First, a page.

This piece appeared in the Epoch Times on May 24, 2023.
Well, there we have it. Former Governor General David Johnston has delivered his much-awaited report on China’s interference in our federal elections. It is fairly thorough, looking at the intelligence process in Canada, the importance of democracy, how governments make decisions, etc., etc., etc. And in the end, Johnston recommended against creating a public inquiry into this matter.
Hip, hip, hooray… to some extent. I have argued in these pages and elsewhere that there is no need for a public inquiry into what Beijing did to undermine our electoral process. My reasons are varied: a public inquiry would not allow the highly classified and very crucial intelligence to be aired; inquiries in Canada have a habit of making many recommendations that are seldom acted upon; inquiries cost money and money is tight these days; we already know a great deal about what happened thanks to intelligence leaks.
And yet his report strikes me as something Prime Minister Justin Trudeau himself wrote, begging the question of why we paid Johnston in the first place. Trudeau’s team is exonerated from any serious responsibility for failing to take action to prevent/punish the Chinese regime for its actions. The blame lies elsewhere, primarily with the country’s intelligence services and the opposition party’s partisan misuse of the issue.
Champagne bottles must be uncorking at 24 Sussex Drive! Oh, wait, that location is under repair and Trudeau is currently living on the grounds of the governor general of which Johnston was one, so… (conspiracy theorists will have a ball with this!).
I may be biased, having spent 32 years in Canadian intelligence—with both CSIS and CSE, the head honchos of which were supposedly consulted for the report—but the blame game seems to be a classic case of ‘shoot the messenger.’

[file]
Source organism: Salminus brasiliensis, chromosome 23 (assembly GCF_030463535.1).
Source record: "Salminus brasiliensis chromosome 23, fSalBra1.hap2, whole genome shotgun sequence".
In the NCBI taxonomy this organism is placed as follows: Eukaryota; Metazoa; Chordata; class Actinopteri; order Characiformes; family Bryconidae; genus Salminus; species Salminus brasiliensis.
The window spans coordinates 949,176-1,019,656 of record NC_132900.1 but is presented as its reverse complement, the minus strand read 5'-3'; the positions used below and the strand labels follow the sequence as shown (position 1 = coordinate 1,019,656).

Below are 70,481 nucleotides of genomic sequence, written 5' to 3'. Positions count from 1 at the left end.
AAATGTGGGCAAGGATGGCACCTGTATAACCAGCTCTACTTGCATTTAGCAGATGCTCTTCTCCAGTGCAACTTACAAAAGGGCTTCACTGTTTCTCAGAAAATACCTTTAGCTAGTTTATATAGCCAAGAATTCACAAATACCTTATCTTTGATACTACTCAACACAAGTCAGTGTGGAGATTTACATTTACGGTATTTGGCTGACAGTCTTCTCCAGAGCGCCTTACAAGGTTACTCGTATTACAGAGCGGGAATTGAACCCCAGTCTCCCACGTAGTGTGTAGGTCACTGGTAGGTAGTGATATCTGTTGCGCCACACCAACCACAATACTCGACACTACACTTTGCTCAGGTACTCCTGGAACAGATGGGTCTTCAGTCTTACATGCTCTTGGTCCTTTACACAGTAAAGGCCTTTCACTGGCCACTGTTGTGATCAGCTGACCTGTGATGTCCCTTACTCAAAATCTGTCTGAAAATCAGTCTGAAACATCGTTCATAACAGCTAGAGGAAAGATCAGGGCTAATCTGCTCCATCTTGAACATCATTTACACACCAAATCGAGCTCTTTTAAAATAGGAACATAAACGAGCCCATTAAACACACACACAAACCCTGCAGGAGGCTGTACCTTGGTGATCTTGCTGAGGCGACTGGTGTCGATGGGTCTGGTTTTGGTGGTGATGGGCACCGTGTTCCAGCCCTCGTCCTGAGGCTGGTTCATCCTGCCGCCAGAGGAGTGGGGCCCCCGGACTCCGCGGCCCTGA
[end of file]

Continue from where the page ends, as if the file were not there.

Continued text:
Johnston says that there is something wrong with how intelligence is distributed within the government: that is probably true but, unlike his suggestion, that is not the fault of CSIS/CSE but rather the recipients of this valuable information. Intelligence may be sent to departments, not named individuals, but that is done to ensure maximum exposure (sending it to one person risks having reports get lost in someone’s inbox during vacation).
Furthermore, Johnston also devoted significant time and space to the undermining of intelligence, calling it ‘rumours’ and piecemeal, suggesting that it is neither necessary nor reliable. Yes, not all intelligence is accurate (human sources can lie: just ask the Americans about Curveball and Iraqi weapons of mass destruction) but the bedrock of intelligence is corroboration from multiple sources.
I may not have access to this data anymore but from what I have read in OSINT (open source intelligence) it is clear that the information handed on a silver platter to senior government officials was multi-sourced and had been collected, processed, and analyzed over many, many years. This was not the ‘single brushstroke’ Johnston described in his report.
He also made sure that he reiterated the notion that intelligence can lead to racist mentalities. I find this most egregious as it suggests that our intelligence agencies are part of a campaign to slander Chinese Canadians in some kind of anti-Asian campaign. His mere emphasis on this point in several places in his report requires an apology to the women and men of CSIS and CSE who work hard to provide the intelligence required to make better decisions.
Overall, I was struck by how Johnston’s words left the very strong impression that intelligence isn’t very good: if that is true why would any government use it? Again, this is inaccurate and unfair.
Then there is the accusation of ‘malice’ on the part of the individual who leaked CSIS intelligence to The Globe and Mail. No, I do not support such leaks, although I share the leaker’s frustration at decades of government inaction in the face of such blatant foreign interference. But had this information not been made public, Canadians would not have known anything about this threat and the government’s inaction thereon. Calling it ‘malice’ is an insult to the individual and is a remarkable assumption on the part of Johnston.
The bottom line is that this report was a waste of time and money. The government gets off more or less scot-free (um, is that a racist saying?) and we all move on. Our own officials do not care enough about our democracy to defend it. And China et al learn that mucking about in our society goes unpunished.